Linked by Thom Holwerda on Wed 4th Sep 2013 22:09 UTC
PDAs, Cellphones, Wireless The Verge on the Galaxy Gear:

There are a couple of significant downsides that temper my enthusiasm for the new Gear. First and foremost is the speed and intuitiveness of the user interface - or rather, the lack thereof. There's a tangible lag to anything you do with the Gear, while the swipe gestures are hard to figure out and do different things depending on where you are in the menus.


Also important will be the Galaxy Gear's battery life. It does use the Bluetooth 4.0 Low Energy standard to communicate, but at 315mAh its battery is decidedly small. Samsung promises "about a day" of endurance from the Gear, but by the end of our briefing with the company, the cameras on most of its demo units were refusing to turn on due to the watches running low on power.

Yeah, no. I don't know what a smartwatch is, but this, is not it.

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by judgen on Wed 4th Sep 2013 22:26 UTC
Member since:

Smart means having predictive capabilities and reasoning. None of the smart* products of today qualifies as smart and is mostly just app devices and a marketing moniker.
Smart fridge, smart ice maker, smart phone, smart watch, smart TV, smart coffe brewer.. and so on.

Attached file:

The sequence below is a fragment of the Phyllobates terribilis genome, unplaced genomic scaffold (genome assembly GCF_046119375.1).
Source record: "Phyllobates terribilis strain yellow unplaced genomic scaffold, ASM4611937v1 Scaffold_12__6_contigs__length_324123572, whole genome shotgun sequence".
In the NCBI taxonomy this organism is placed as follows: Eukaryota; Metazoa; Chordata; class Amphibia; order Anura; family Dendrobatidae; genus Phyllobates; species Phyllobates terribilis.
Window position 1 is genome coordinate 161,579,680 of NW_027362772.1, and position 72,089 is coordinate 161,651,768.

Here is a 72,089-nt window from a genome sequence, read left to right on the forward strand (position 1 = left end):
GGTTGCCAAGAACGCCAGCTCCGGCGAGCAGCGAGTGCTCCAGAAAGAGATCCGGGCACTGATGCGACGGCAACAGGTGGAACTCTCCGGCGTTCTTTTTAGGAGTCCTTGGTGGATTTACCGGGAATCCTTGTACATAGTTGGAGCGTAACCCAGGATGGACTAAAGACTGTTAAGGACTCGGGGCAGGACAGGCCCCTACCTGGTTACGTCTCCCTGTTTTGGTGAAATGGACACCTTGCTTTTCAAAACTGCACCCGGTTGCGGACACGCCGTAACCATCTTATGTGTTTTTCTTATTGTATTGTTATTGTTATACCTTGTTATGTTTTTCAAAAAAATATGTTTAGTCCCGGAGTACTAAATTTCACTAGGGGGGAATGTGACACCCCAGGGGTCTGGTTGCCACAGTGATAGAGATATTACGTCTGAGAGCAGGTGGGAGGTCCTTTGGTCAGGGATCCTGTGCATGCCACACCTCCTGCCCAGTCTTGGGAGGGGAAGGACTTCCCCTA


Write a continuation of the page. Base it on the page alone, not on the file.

Reply Score: 7

RE: Smart*
by henderson101 on Thu 5th Sep 2013 11:53 in reply to "Smart*"
henderson101 Member since:

Smart means having predictive capabilities and reasoning...

No, no it doesn't. Not for phones. The term Smartphone was coined to mean any phone that was capable of being more than a "feature" phone. The elements you're assigning to "Smart" came a long a lot later for phones.

Originally a smart phone was something like a small computer running a specific mobile operating system (i.e. not a random OS created specifically for the phone by the vendor, examples being Symbian, iOS, Android, BlackberryOS, Maemo/Meego...), with a large screen usually with touch input (resistive or capacitive), installable apps (or some potential for expanding the installed apps), a full web browser, WiFi and a wired connection to a computer (serial or USB.) This is not unlike the combination of a PDA and a mobile phone. Though the definition is vague, as it's mainly a marketing term now anyway:

Couple that with the fact that it's a US term that made it's way to other countries, and that in the UK the term "Feature phone" was not used till well after the term "Smart phone" was established, it's really not a very useful description anyway.

Reply Parent Score: 3

RE[2]: Smart*
by JAlexoid on Thu 5th Sep 2013 12:31 in reply to "RE: Smart*"
JAlexoid Member since:

The term smartphone is used as a descriptor of an amalgamation of a PDA and a phone.

Reply Parent Score: 3

RE: Smart*
by benytocamela on Sat 7th Sep 2013 07:39 in reply to "Smart*"
benytocamela Member since:

What's your definition for "reasoning."

Of note, smartphones (among other gadgets) have tons of predictive capabilities, from structures in their microprocessor(s) dedicated exclusively for predictive purposes, up to predictors all the way through the software stack. In many cases they can be significantly better specialized predictors than humans. So they're half way there.

Reply Parent Score: 1